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Now That Was A Sweet Ride!

Posted by Matthew Meyer, U.S. Forest Service in Forestry
Apr 12, 2016
Western Slope ATV Association work party on Young’s Connector #508
Western Slope ATV Association work party on Young’s Connector #508. Photo credit: US Forest Service

Your face is dusty. Your All-Terrain Vehicle (ATV) is muddy. Your adrenaline is at an all-time high. You have just finished riding one of your favorite trails on the U.S. Forest Service’s Grand Mesa National Forest and couldn’t be happier.

But, do you ever wonder how all these miles of off-highway vehicle, or OHV, trails traversing a vast and diverse landscape stay in good shape? The fact is forests across the nation have the annual challenge of maintaining hundreds of miles of trails with limited budgets and personnel.

One such example of this national trails preservation effort is happening on the Grand Valley Ranger District. The district, along with the thousands of recreational trail users who frequent the Grand Mesa, benefit greatly from outside funding sources such as the state of Colorado OHV Grant Program and numerous partnerships with local groups and associations that help maintain their system trails.

Partnerships have been instrumental in the maintenance and improvement of the many recreational opportunities on the Grand Mesa, Uncompahgre and Gunnison National Forests. The Grand Valley Ranger District currently has partnerships with ten different organizations that volunteer to help clear trail corridors, conduct volunteer trail patrols and organize work parties to help with specific projects.

These partners have been essential not only in providing thousands of hours of help each year to maintain trails but, have been able to leverage and acquire additional monies to help fund trail improvement projects on the forest.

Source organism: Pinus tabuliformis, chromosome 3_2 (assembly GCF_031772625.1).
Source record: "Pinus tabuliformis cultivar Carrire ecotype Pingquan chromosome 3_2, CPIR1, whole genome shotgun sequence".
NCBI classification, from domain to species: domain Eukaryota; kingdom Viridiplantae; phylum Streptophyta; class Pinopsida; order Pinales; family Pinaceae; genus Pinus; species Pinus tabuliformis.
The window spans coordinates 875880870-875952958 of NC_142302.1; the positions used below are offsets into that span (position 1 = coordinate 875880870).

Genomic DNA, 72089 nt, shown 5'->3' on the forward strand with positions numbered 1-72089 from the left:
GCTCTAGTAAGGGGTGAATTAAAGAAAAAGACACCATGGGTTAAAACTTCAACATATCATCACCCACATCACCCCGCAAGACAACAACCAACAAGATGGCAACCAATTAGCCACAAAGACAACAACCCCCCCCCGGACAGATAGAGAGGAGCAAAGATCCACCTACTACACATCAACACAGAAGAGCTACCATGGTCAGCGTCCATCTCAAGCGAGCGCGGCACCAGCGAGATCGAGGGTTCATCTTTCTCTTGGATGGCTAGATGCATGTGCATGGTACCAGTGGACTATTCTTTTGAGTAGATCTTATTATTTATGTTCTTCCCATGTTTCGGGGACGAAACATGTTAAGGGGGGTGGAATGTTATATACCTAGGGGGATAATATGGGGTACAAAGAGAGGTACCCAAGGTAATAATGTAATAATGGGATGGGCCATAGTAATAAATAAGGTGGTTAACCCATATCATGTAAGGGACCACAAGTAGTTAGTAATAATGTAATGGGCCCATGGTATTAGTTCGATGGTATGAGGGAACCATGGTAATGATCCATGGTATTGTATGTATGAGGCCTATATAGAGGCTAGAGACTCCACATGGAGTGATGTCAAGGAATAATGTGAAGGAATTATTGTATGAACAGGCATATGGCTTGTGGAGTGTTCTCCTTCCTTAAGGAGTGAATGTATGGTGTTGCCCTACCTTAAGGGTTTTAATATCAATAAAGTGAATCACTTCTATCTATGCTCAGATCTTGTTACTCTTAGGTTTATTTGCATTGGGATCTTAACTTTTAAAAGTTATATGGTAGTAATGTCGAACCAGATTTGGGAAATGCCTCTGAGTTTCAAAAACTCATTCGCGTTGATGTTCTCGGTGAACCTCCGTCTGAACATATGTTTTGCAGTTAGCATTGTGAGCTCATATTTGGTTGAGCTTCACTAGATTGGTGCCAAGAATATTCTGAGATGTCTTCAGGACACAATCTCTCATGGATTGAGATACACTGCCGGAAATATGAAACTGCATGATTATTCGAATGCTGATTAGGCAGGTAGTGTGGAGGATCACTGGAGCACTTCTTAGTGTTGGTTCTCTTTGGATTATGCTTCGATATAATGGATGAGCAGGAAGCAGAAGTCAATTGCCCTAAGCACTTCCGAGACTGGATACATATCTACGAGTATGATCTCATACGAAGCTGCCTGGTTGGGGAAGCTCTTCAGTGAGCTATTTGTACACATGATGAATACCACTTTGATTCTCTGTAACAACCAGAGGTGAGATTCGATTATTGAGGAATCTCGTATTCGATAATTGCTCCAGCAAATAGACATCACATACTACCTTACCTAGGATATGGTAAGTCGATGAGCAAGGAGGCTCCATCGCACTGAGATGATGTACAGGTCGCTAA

One such project completed during the 2015 season was the Young’s Connector Trail #508, located on the Grand Mesa. The Western Slope ATV Association volunteered many hours clearing the trail corridor and the Forest Service’s trail dozer crew, funded by a state OHV grant, built the new one mile trail linking two routes, and creating a 15-mile loop opportunity.

In addition to funds for specific projects, the Forest Service receives annual funding under a Good Management Grant that allows the Grand Valley Ranger District to hire two OHV crews, totaling 4 people, throughout the summer and fall when motorized use is at its peak.

So now, armed with a little more background on what goes on with the care and upkeep of your motorized trails on the Grand Mesa National Forest, get out and enjoy another ride!

US Forest Service OHV crew member cutting hazard tree on an ATV trail
US Forest Service OHV crew member cuts hazard tree on an ATV trail. Photo credit: US Forest Service
Category/Topic: Forestry